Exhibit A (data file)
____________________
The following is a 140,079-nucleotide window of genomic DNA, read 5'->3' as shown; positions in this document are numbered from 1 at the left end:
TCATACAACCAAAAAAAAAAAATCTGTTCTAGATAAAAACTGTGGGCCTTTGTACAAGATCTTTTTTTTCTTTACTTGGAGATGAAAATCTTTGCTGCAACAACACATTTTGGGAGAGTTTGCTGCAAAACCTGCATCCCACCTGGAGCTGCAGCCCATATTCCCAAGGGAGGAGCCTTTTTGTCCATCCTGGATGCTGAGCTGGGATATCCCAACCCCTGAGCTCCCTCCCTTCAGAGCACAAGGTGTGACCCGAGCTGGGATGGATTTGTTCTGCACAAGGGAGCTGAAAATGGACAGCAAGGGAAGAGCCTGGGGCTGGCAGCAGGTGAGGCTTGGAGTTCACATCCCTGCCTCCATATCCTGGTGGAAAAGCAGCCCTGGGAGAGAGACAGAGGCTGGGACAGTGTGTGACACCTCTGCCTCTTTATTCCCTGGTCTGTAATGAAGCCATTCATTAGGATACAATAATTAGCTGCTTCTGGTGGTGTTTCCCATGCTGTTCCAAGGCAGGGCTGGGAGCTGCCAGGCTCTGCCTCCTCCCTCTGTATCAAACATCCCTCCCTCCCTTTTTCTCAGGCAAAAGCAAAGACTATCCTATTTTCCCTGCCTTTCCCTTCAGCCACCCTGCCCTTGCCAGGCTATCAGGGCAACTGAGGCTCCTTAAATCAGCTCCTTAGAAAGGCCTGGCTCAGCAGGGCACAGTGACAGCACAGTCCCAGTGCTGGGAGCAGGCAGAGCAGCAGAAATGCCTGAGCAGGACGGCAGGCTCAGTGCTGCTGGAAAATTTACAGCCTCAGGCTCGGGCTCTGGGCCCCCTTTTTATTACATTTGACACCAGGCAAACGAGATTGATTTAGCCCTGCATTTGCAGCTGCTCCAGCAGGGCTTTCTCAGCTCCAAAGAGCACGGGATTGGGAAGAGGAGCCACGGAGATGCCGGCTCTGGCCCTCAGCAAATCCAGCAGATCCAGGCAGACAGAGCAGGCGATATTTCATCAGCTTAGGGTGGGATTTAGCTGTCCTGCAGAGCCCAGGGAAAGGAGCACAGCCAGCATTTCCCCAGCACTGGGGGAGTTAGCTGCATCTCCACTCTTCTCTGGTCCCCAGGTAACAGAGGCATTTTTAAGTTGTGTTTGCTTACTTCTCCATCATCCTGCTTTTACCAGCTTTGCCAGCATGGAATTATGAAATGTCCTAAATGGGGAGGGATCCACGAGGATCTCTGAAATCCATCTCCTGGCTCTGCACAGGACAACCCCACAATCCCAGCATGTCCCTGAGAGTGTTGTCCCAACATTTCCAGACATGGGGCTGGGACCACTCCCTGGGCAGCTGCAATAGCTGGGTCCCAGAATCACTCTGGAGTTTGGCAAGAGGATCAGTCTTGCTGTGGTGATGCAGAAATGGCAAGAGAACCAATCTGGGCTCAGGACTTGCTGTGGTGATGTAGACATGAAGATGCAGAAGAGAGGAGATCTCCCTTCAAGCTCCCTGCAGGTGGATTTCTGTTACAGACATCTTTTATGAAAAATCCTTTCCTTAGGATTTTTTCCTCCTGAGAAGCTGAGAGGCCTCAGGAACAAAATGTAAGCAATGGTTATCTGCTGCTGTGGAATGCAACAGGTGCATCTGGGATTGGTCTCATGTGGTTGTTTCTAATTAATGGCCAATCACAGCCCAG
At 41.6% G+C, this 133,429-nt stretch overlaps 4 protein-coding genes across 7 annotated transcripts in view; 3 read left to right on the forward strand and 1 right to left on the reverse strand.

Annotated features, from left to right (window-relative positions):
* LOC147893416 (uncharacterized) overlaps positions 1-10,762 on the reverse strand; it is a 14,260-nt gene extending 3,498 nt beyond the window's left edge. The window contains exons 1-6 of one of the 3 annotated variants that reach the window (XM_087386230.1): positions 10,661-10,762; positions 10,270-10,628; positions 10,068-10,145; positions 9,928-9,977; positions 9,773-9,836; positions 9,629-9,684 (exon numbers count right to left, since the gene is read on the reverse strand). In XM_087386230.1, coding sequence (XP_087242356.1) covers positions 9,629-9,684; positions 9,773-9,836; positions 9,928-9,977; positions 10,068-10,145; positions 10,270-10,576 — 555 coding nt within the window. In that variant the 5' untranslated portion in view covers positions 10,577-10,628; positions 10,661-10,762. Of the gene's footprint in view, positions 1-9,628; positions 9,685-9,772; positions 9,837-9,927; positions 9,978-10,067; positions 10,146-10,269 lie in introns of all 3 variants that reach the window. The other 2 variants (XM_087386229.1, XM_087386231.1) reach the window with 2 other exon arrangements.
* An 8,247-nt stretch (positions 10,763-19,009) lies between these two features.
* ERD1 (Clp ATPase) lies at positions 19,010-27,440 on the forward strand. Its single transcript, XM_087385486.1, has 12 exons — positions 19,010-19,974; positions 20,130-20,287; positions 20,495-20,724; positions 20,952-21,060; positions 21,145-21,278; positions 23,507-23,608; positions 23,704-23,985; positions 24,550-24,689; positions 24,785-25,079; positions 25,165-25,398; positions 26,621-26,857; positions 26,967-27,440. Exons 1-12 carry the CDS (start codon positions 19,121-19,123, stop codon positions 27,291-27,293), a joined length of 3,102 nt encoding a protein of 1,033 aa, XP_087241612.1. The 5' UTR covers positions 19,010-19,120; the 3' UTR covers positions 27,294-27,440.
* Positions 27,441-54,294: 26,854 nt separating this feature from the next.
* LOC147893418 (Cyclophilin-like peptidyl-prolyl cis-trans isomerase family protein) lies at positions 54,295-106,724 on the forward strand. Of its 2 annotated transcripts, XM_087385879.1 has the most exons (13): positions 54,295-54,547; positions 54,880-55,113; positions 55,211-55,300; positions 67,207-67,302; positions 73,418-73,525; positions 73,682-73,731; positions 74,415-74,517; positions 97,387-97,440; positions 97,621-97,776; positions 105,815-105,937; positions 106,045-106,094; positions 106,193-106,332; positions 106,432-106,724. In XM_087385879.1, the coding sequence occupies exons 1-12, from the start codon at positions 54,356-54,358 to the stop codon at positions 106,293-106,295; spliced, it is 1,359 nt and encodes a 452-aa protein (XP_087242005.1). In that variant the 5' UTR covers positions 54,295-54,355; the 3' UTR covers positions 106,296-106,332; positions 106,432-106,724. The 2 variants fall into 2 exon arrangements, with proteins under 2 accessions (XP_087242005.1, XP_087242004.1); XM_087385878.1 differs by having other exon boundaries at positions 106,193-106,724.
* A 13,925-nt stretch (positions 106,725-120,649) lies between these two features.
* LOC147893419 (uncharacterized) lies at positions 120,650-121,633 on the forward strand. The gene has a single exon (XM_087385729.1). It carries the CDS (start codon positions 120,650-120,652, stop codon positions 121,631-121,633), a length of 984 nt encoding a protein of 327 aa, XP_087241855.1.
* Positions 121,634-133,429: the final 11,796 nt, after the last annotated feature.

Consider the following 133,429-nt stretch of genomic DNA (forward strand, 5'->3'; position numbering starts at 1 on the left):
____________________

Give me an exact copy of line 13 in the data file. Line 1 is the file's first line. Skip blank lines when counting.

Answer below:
Consider the following 133,429-nt stretch of genomic DNA (forward strand, 5'->3'; position numbering starts at 1 on the left):